The State Memorial and Natural Preserve "Museum-estate of Leo Tolstoy "Yasnaya Polyana"
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“Anna Karenina“ in Aquatints by Alexeev


On January 13, 2018 at 14:00 the  exhibition “Anna Karenina“ in Illustrations by Alexander Alexeev will open at the Yasnaya Polyana Gallery (Tula, Oktyabrskaya St., 12); it features 120 engravings by the Russian/French artist and animated cartoonist. This series of unique works was loaned for the exhibition by Irina Stezhka, a collector from Germany, thanks to whom Alexeev’s graphic cycle was first shown in Russia in 2017. 

Alexander Alexeev is referred to as “an unknown Russian and a famous Frenchman.“ He was an emigrant of the first wave, who moved to France in 1921 and became a well-known artist, book illustrator, film director, and animated cartoon artist. During his creative career, the artist designed over 40 books by Russian and foreign classical authors, such as Alexander Pushkin, Nikolai Gogol, Leo Tolstoy, Fyodor Dostoevsky, Anton Chekhov, Boris Pasternak, Edgar Allan Poe, Ernst Hoffmann, and Charles Baudelaire. As a book illustrator, he began working in the woodcut technique, but later also mastered the techniques of lithography, aquatint, and etching. 


The artist worked on the series of illustrations to the novel Anna Karenina for six years – from 1951 to 1957, and created 120 etchings with aquatint. By December of 1956, the proofs were made, on which notes in the artist’s hand remain. However, the edition was never issued.

In 1997, after the great graphic artist‘s death, his wife Svetlana Alexeeva-Rockwell published those illustrations as a folder of prints in a print run of 90 copies. And only in 2005 did Leo Tolstoy’s text and Alexander Alexeev’s illustrations meet in a gift edition published by the Vita Nova publishing company in St. Petersburg.

The artist‘s engravings convey with amazing precision the passion, suffering and pain experienced by the novel‘s characters. Transparent moving shadows, shimmering candles in a crystal chandelier, ghost-like arm-chairs, and a set table with no people at it – all these details of Alexeev’s aquatints immerse us into the atmosphere of the world of Anna Karenina. The play of light and shade, the subtlest undertones of the black and white prints remind one of watercolour drawings and make the viewer not only remember scenes from Leo Tolstoy’s book, but also see the novel from a totally different angle. 

The exhibition will be open until February 25, 2018, from Tuesday through Sunday, from 11:00 to 19:00. Cost of an admission ticket: free of charge for visitors under 16; 15 rubles for a discounted ticket; 30 rubles for a full-price ticket. Cost of a guided visit: 30 rubles for visitors under 16 and for a discounted ticket; 45 rubles for a full-price ticket.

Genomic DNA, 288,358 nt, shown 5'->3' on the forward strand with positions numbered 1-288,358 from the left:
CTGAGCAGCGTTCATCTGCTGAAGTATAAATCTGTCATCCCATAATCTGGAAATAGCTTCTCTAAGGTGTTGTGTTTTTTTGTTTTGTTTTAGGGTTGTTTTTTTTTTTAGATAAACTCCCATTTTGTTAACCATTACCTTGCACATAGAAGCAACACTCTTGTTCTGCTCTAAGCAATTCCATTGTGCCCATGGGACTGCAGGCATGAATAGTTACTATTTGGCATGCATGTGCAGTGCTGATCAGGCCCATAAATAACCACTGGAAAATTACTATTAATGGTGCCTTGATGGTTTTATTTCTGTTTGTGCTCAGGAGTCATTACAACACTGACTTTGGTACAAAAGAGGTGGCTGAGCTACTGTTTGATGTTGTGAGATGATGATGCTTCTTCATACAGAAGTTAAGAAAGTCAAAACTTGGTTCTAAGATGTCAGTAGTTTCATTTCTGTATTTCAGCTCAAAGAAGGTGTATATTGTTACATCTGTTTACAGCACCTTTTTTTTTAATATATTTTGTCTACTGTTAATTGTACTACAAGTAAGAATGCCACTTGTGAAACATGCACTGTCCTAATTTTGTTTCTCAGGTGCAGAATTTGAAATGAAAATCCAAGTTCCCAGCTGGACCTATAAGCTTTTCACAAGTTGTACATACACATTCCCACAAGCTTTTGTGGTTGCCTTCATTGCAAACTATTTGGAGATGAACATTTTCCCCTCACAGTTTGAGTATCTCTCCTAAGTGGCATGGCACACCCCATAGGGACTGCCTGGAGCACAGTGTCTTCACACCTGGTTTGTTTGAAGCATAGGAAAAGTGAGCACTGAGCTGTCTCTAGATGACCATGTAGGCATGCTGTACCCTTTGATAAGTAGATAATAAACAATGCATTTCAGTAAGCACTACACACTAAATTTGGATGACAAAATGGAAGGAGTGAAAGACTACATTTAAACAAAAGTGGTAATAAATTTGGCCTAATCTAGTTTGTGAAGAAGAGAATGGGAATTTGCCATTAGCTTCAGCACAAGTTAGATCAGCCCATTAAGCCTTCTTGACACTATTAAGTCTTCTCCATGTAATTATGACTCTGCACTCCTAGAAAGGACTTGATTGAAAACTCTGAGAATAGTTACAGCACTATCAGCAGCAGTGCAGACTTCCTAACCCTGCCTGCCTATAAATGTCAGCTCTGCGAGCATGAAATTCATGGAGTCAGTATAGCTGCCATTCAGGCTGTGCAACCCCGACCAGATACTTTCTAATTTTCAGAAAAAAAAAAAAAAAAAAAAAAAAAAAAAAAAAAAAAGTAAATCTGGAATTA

Background information:

Aquatint is a printmaking technique, a type of etching in which the artist makes marks on a metal plate; it resembles a watercolour drawing and enables the artist to convey very precisely various shapes, textures and the sublest nuances of colour shades. The aquatint technique appeared in France in the late 18th century; it is symbolic that Alexeev, who lived in that country for 60 years, chose this very type of print.

Alexander Alexeev (1901-1982) was an artist, engraver, animated cartoonist, and the inventor of pinscreen animation. He studied at the painting studio of the symbolist Sergey Sudeikin, and worked as a scene designer in theaters. In 1921, he moved to France where he made a career and lived most of his life.

Alexeev was a zealous experimenter; he is considered to be a progenitor of computer graphics and animation. He created a pin screen – a vertical screen filled with movable long and thin pins. The shadows of the pins pointing at the lens (a prototype of pixels) would “draw” Alexeev’s animated cartoons, which he himself called animated engravings. In 1963, the Russian/French animator became a winner at the experimental film festival in Knokke (Belgium) for his animated version of The Nose by Gogol.  

Alexeev was one of the originators of the International Animation Film Festivals in Annecy, which is still held. Alexeev’s works inspired well known animated cartoon artists, such as the author of A Hedgehog in the Fog, Yuri Norshtein, and the Oscar winner Norman McLaren.

In 2010, Nikita Mikhalkov made a film about Alexeev’s life and career, as part of the cycle Russians without Russia.  

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